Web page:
You have 30 days from the date you receive the DCF Notification of Investigation Results Form to file your DCF appeal. Along with the DCF Notification of Substantiation Findings, DCF will provide you with an appeal request form (DCF Form 2210b).

    Check the box on this form which indicates you would like to appeal and mail it back to DCF at the designated address on the Form 2210b. DCF first conducts an internal review of the Investigation results, and will decide on its own whether the Connecticut DCF Substantiation Findings should be reversed. If they affirm the decision, then you and your dedicated lawyer can request an appeal hearing.

    The DCF Appeals Hearing

    Prior to the DCF Appeal hearing, your DCF Appeal lawyer may be able to negotiate a settlement of your appeal case prior to commencement of hearing. If it cannot be settled, then the hearing usually takes place in a conference room at your local Connecticut DCF office.

    The DCF Appeal Hearing is similar to a criminal court case. DCF is represented by its own in-house attorneys. You can represent yourself or you can be represented by an attorney. DCF presents its evidence first, as they have the burden of proof to prove whether there was probable cause for DCF to substantiate the accusations of physical or emotional abuse or neglect against you.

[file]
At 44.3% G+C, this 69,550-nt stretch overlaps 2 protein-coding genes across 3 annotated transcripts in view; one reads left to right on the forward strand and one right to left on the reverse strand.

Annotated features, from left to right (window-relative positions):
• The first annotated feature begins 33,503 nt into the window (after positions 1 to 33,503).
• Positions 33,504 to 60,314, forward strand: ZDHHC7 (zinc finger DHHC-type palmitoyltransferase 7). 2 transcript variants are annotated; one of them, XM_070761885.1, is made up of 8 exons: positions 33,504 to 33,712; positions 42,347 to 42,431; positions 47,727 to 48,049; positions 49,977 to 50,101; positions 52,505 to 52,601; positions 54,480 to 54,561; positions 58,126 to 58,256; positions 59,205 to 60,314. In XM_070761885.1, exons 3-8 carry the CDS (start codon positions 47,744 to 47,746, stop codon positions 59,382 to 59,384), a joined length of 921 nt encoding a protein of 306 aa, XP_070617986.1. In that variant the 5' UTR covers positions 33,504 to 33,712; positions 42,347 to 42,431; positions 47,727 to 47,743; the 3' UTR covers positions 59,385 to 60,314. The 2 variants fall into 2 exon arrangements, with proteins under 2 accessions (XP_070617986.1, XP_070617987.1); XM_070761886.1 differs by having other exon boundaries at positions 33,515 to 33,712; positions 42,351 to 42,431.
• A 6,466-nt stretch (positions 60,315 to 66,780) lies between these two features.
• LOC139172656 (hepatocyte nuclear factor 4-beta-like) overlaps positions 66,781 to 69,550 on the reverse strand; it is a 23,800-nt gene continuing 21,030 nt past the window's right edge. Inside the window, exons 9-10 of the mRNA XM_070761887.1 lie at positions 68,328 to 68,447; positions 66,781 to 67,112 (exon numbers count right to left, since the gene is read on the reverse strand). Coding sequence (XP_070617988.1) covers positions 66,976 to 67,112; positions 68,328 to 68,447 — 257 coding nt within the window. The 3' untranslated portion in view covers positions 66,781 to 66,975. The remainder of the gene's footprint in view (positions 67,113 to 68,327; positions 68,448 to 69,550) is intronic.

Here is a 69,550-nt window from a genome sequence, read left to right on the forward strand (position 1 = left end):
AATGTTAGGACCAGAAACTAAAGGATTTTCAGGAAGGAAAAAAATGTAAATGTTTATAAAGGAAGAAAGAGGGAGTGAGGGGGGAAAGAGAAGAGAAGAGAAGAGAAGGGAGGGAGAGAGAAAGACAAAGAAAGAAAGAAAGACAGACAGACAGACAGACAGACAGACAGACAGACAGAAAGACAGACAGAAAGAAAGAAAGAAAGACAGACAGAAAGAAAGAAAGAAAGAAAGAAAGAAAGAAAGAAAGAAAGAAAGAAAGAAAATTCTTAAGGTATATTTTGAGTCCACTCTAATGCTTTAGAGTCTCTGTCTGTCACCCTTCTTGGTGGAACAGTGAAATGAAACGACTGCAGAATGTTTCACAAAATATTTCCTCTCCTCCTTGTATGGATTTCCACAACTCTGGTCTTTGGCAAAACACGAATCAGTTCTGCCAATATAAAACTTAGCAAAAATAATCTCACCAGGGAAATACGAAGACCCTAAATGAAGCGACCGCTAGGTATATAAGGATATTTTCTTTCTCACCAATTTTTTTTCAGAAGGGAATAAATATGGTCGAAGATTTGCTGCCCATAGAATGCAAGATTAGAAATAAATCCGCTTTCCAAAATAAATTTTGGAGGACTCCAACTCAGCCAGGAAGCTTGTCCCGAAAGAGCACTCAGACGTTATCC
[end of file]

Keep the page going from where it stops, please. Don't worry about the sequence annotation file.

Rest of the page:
“Probable cause” is a very low standard of proof, not to be confused with the very discerning standard of proof in criminal cases which requires that guilt and criminal liability be proven “beyond a reasonable doubt.”

    The most important witness for your attorney to cross-examine is the lead DCF Investigator on your case. They should be challenged on the accuracy of their DCF reports, the thoroughness of their investigation, and their reliance on hearsay versus direct evidence.

    As for other witnesses, it is sometimes helpful to compel witnesses such as therapists, pediatricians, school psychologists, guidance counselors, and police officers to testify at the Connecticut DCF appeal hearing.

    For all of these reasons, if Connecticut DCF allegations have been substantiated against you, you should definitely consider calling a seasoned lawyer to discuss your appeal options and chances of success.

    Contact a Lawyer f0r Help with Appealing Connecticut DCF Substantiation Findings

    If you have been the target of a DCF investigation in Connecticut, and have had allegations of physical or emotional abuse and neglect substantiated against you, then consider contacting a DCF Appeal Lawyer at The Connecticut Domestic Violence Information Center today.

    We are ready to take DCF to task on its substantiation findings. Too often we see DCF investigators run roughshod over Connecticut residents, without DCF adequately informing them of their rights and options.